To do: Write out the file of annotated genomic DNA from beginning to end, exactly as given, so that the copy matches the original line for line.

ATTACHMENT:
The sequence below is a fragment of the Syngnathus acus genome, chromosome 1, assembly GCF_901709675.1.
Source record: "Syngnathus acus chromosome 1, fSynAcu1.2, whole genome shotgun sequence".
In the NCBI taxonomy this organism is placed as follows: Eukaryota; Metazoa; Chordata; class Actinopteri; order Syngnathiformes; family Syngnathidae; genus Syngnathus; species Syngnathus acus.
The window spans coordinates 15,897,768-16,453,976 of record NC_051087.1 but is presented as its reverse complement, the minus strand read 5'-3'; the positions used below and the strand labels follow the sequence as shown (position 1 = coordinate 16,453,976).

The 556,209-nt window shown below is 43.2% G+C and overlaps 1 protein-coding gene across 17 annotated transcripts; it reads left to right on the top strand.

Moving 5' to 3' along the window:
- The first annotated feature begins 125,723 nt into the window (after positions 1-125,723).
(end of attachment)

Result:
The sequence below is a fragment of the Syngnathus acus genome, chromosome 1, assembly GCF_901709675.1.
Source record: "Syngnathus acus chromosome 1, fSynAcu1.2, whole genome shotgun sequence".
In the NCBI taxonomy this organism is placed as follows: Eukaryota; Metazoa; Chordata; class Actinopteri; order Syngnathiformes; family Syngnathidae; genus Syngnathus; species Syngnathus acus.
The window spans coordinates 15,897,768-16,453,976 of record NC_051087.1 but is presented as its reverse complement, the minus strand read 5'-3'; the positions used below and the strand labels follow the sequence as shown (position 1 = coordinate 16,453,976).

The 556,209-nt window shown below is 43.2% G+C and overlaps 1 protein-coding gene across 17 annotated transcripts; it reads left to right on the top strand.

Moving 5' to 3' along the window:
- The first annotated feature begins 125,723 nt into the window (after positions 1-125,723).